18th annual congress ECSS Barcelona 2013 / Spain 24-27 June 2013
Title of the paper: The Roles of Exercise and Nutrition in Maximizing Anabolism
Authors: Phillips, S.
Institution: McMaster University
Muscle proteins are constantly and simultaneously being synthesized and degraded. This ‘turnover’ provides for a mechanism of constant maintenance and greater potential for changes in protein pool size. The two most potent stimuli for enhancing muscle protein synthesis (MPS) are exercise and provision of protein. While protein feeding and exercise are independent stimulators of MPS they are additive in their effect and when combined over longer periods of time sum to result in expansion of a protein pool, the most obvious example of which is muscle fibre hypertrophy with resistive exercise (Phillips et al., 2005). The traditional dichotomy for the phenotypic adaptation induced by exercise is that endurance exercise does not lead to hypertrophy but instead results in expansion of the mitochondrial protein pool. On the other hand resistance exercise leads to muscle fibre hypertrophy (i.e., expansion of the myofibrillar protein pool) and does not change mitochondrial content. Our work has shown that in the untrained state the response to exercise is, however, rather generic and that both protein pools expand, at least acutely (Wilkinson et al., 2008). With increased specificity and time spent training with one particular exercise mode the response is ‘honed’ and the protein pools that are synthesized become specific (Wilkinson et al., 2008). With a focus on resistive exercise, since it is a potent countermeasure to atrophy even in small doses and an effective countermeasure to sarcopenic muscle loss, we have shown that various paradigms of resistance exercise that are non-traditional are actually effective in stimulating MPS (Burd et al., 2010; Burd et al., 2012a) and also in promoting hypertrophy (Mitchell et al., 2012). In combination with our work on optimal sources of protein to promote MPS (Tang et al., 2009; Burd et al., 2012b) we are now beginning to understand that rapidly digested high-leucine content proteins such as whey protein are remarkably effective in stimulating MPS (Tang et al., 2009; Burd et al., 2012b); we propose that this phenomenon is explained by the ‘leucine trigger’ hypothesis. According to this thesis the rise in intramuscular free leucine, likely through mTOR signalling, stimulates MPS. Noteworthy is the fact that slowly digested or low leucine-containing proteins are ineffective in stimulating MPS. Recent data in conditions of extreme hypertrophy, weight loss, and specific meal composition will be discussed.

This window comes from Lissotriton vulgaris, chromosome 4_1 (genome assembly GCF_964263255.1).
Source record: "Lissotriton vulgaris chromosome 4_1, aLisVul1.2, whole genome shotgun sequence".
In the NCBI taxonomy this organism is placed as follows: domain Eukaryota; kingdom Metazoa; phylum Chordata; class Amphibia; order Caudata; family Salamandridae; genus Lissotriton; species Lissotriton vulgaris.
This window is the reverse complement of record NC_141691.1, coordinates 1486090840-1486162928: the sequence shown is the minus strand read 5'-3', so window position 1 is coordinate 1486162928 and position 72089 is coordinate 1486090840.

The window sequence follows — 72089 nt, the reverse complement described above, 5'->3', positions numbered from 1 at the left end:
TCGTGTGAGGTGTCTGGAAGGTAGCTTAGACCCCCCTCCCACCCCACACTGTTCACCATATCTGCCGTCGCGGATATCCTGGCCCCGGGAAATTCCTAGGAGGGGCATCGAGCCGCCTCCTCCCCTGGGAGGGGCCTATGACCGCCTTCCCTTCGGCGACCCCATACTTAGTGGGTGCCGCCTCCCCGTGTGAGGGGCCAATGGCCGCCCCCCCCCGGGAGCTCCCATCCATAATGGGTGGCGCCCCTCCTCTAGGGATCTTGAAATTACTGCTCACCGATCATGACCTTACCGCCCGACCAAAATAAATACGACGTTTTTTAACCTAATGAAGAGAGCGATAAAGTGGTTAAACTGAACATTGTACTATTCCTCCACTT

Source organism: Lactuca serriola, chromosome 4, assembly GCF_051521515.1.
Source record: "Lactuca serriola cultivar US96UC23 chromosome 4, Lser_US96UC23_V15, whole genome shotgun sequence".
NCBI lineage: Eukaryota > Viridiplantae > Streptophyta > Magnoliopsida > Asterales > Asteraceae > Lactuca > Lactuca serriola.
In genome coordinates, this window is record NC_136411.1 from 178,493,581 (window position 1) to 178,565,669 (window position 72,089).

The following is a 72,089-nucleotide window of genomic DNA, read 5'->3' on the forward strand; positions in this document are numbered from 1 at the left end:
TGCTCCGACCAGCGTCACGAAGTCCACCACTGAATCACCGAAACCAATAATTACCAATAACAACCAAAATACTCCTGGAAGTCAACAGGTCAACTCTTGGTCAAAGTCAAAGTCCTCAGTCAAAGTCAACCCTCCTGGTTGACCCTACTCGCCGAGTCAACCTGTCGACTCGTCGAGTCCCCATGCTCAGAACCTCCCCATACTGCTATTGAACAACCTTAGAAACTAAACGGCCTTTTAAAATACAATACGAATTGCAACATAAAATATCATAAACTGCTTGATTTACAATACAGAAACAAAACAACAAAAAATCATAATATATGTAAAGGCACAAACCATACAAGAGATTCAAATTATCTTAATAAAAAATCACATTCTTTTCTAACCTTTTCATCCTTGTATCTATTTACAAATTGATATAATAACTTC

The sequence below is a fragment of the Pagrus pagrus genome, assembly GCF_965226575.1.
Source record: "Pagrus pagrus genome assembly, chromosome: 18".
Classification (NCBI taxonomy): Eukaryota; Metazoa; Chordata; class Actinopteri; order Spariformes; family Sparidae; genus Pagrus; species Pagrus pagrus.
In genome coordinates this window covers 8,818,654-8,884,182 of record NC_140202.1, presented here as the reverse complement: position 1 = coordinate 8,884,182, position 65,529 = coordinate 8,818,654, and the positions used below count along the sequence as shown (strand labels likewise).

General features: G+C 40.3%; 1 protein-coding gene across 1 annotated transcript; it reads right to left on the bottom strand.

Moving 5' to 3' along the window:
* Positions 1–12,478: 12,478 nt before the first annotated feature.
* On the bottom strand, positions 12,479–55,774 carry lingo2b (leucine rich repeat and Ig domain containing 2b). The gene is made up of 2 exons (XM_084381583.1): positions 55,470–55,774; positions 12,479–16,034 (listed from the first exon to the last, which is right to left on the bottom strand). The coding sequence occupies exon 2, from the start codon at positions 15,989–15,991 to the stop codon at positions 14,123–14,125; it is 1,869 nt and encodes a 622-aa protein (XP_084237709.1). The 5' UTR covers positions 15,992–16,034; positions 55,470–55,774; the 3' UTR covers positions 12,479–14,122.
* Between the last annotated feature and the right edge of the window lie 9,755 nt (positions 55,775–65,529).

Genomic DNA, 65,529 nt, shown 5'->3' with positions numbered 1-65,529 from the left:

Keyword I: Whey protein
Keyword II: Leucine
Keyword III: Muscle Protein Synthesis
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